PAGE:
Andesite is an extrusive igneous, volcanic rock, of intermediate composition, with aphanitic to porphyritic texture. In a general sense, it is the intermediate type between basalt and dacite. The mineral assemblage is typically dominated by plagioclase plus pyroxene and/or hornblende. Magnetite,...

 and dacite
Dacite
Dacite is an igneous, volcanic rock. It has an aphanitic to porphyritic texture and is intermediate in composition between andesite and rhyolite. The relative proportions of feldspars and quartz in dacite, and in many other volcanic rocks, are illustrated in the QAPF diagram...

. On 19 February 1600, it exploded catastrophically (Volcanic Explosivity Index
Volcanic Explosivity Index
The Volcanic Explosivity Index was devised by Chris Newhall of the U.S. Geological Survey and Stephen Self at the University of Hawaii in 1982 to provide a relative measure of the explosiveness of volcanic eruptions....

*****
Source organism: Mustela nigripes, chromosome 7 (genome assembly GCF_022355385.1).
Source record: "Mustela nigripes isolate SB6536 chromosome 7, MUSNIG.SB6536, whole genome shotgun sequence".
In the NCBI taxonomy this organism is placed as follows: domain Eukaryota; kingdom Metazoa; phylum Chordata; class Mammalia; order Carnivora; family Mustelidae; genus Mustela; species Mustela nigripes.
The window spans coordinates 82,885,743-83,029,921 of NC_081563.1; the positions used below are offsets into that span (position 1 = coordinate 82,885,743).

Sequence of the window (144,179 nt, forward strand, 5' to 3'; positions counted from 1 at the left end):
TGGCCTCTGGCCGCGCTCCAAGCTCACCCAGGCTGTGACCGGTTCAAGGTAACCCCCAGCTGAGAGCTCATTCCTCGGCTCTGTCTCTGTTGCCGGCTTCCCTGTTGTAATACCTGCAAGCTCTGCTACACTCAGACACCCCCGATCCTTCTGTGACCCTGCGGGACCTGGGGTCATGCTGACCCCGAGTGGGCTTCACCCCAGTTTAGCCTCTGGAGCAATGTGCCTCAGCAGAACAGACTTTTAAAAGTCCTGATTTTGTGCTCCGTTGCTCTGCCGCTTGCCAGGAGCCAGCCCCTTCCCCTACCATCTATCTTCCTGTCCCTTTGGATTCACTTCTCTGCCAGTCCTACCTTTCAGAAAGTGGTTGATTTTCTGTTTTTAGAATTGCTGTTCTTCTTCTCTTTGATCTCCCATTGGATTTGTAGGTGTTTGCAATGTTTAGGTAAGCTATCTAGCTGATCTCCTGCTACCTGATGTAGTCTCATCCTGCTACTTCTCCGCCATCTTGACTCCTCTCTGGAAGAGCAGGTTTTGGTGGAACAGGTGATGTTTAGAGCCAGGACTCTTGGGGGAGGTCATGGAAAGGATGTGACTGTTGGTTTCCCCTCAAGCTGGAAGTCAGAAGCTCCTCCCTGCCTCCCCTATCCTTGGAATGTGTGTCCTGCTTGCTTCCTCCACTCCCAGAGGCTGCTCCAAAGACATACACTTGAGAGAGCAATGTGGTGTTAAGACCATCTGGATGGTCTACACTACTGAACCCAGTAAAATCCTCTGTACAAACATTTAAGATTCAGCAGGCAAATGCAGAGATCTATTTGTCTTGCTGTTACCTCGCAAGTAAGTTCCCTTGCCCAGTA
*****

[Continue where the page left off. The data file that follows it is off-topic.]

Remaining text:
—or VEI—6), in the largest volcanic explosion in South America
South America
South America is a continent situated in the Western Hemisphere, mostly in the Southern Hemisphere, with a relatively small portion in the Northern Hemisphere. The continent is also considered a subcontinent of the Americas. It is bordered on the west by the Pacific Ocean and on the north and east...

 in historic times. The eruption continued with a series of events into March. An account of the event was included in Fray Antonio Vazquez de Espinosa
Antonio Vazquez de Espinosa
Fray Antonio Vazquez de Espinosa was a Spanish monk of the Discalced Carmelites originally from Jerez de la Frontera whose Compendio y Descripcion de las Indias Occidentales has become a source of detail for the history of South America, since the manuscript's discovery in the Vatican Library in...